Technical DJing is a sliding scale, ranging on the one hand from simple playback of songs to fully creative and spontaneous live interpretation of audio. Wherever you stand, there are ways to improve the complexity of your set by familiarizing yourself with the universal functions of most DJ controllers.
Learn your controller
Whatever program you use, there are tools out there to help your DJing be better. Software controllers are created by the most progressive developers in the game, and unless you’re on on the R&D team at Pioneer, you’re able to learn something new about your gear. If there’s a button or function that you’re not familiar with, don’t let it taunt you for years from the corner of your controller. Look it up and set a goal to use it at least once in your next set. Whip through the manual or spend a few minutes checking out one advanced tutorial video about how your piece of equipment works? Keep learning the art of DJing, improving your skills and making your vibe curation services indispensable.
The gap between live instrumental performers and DJs is growing ever closer, even to the point that the term ‘DJ’ seems a little behind the times. More accurate terms might be ‘controllerist’ or ‘music software performance artist’. These terms dictate the obvious difference between play and playback. Equipment manufacturers have increasingly responded to the growth of controllerism with functions like the Traktor Kontrol S4’s Remix Decks. In a similar fashion to Ableton Live, the S4 allows playback of loops, oneshots and samples in a creative way, opening the door for finger-drumming and Push-style button soloing to bring a new level of creativity to your set.
In some circumstances, DJing is a performance. Anyone who’s done a few DJ sets will understand the ninja-like skills involved in reading a crowd while also keeping a low profile. There are times to be invisible. But there are times to fist-pump, make eye contact and play up to the crowd. In these circumstances, the oft-criticized autoplay might rush to the rescue and be your temporary best friend. If you’ve got the energy, you want to keep it. Whether you’re mashing up the track with a beat-repeat, going mad on your hot cues and loops or even playing an instrument over it, keep them interested. Don’t worry, nobody worth anything is going to walk up to you after the set and say ‘Great one, pity about that part where you had to use autoplay to get the crowd going.’ This is entertainment, and it’s all about getting the crowd going!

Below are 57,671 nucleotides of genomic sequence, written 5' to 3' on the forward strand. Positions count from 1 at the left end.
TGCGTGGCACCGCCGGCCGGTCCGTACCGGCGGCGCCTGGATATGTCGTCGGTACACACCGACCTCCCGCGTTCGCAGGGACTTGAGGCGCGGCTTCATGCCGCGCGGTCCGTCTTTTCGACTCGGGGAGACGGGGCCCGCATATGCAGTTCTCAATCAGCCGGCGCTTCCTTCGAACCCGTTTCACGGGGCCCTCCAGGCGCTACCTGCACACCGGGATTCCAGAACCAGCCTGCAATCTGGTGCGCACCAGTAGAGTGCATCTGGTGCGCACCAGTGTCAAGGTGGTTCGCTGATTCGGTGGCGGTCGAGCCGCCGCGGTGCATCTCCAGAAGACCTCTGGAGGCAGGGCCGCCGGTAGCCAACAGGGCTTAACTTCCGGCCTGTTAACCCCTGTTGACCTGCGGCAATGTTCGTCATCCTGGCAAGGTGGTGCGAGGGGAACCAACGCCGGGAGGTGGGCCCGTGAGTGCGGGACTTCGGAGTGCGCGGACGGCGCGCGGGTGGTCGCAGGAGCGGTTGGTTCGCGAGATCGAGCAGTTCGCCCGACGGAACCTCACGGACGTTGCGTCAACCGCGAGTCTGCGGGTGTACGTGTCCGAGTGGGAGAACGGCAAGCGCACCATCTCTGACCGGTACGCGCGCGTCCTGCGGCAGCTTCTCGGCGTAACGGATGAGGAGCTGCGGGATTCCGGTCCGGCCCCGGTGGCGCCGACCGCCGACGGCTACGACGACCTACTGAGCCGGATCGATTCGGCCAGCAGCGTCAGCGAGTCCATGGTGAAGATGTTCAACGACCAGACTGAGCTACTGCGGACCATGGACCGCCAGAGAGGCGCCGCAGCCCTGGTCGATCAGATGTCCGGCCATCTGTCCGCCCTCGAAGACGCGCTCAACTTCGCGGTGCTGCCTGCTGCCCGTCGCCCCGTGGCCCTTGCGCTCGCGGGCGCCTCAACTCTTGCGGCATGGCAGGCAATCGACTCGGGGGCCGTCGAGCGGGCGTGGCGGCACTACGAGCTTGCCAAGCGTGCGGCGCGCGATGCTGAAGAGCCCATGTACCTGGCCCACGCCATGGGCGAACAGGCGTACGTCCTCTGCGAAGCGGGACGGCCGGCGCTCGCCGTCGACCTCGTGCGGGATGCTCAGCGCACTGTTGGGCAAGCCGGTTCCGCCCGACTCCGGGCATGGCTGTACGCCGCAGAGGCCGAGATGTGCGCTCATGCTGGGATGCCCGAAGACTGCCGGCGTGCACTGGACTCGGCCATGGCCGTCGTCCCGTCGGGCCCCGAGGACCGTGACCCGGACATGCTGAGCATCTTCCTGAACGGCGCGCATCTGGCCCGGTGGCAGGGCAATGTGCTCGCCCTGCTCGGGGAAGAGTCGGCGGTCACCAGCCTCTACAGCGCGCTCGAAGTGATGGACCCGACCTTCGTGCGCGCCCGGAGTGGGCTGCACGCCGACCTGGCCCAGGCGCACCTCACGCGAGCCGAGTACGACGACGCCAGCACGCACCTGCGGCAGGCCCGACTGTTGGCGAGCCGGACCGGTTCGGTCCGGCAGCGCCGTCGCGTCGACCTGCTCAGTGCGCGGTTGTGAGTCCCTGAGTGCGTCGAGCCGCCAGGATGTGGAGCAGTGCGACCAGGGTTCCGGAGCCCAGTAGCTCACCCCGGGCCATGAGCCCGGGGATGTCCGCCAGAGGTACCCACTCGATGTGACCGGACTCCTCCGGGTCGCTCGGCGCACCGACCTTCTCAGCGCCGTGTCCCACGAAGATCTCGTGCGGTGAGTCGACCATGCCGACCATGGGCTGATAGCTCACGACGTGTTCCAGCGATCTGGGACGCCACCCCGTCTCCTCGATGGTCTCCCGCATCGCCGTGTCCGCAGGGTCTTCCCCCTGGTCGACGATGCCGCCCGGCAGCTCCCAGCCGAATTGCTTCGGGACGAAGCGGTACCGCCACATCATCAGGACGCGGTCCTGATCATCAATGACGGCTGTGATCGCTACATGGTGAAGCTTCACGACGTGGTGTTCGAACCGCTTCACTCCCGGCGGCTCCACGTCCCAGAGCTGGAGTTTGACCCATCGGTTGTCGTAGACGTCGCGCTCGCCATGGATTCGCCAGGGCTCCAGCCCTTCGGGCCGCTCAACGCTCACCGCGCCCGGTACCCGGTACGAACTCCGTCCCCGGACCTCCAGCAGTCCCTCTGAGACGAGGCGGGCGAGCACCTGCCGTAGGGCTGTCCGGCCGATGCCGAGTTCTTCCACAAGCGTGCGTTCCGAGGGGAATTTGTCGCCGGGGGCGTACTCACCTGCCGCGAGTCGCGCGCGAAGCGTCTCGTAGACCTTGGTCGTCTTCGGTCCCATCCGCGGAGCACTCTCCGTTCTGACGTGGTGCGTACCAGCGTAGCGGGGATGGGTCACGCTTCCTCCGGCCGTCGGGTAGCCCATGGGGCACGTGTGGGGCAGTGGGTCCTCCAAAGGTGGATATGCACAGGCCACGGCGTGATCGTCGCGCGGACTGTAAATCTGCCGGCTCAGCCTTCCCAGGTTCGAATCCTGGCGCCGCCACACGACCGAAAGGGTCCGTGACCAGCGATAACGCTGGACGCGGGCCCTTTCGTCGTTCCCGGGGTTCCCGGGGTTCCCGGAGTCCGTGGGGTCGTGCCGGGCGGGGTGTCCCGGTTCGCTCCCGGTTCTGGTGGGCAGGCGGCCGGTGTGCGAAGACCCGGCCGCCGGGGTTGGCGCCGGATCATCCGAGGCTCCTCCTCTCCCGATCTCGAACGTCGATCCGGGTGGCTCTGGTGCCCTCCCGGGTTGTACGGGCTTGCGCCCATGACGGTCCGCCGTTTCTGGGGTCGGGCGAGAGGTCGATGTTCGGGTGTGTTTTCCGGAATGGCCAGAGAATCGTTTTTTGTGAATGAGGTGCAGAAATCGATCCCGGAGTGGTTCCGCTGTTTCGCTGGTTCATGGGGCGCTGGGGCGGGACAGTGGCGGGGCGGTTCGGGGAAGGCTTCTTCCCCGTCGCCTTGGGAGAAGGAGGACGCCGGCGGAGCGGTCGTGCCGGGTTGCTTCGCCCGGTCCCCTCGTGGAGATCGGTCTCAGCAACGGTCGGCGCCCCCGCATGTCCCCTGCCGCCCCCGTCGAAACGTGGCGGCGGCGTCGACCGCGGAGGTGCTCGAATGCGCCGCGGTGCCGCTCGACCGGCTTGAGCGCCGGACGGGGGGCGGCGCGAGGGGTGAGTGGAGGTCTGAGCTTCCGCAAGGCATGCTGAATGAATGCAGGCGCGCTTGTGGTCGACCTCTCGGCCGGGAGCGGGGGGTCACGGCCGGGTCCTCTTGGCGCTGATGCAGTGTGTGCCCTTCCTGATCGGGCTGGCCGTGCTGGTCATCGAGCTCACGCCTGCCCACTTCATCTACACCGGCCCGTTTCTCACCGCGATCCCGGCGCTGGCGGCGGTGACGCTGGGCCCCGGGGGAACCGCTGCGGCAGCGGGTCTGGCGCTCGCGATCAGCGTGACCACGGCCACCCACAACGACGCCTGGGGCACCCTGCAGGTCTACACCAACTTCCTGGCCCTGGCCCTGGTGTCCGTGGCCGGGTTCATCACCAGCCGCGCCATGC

Good news. You never have to start anything from scratch again. Ever. All of the templates for basically all types of software creativity have already been uploaded and shared. As we speak, hordes of creative people are competing to offer you the best they can do, at no cost. That means learning how to DJ or do anything involving software is as simple as obtaining the information from YouTube and downloading the pack to get hands-on. Instantly. Ban blank page syndrome from your life and get into the habit of downloading demo content and user-generated content to kickstart your learning curve. So, whatever equipment you’re rocking, head over their parent site and grab the demo packs. Starting with pre-generated content is a good way to test out if it’s for you.
John Bartmann is an award-winning music producer and DJ.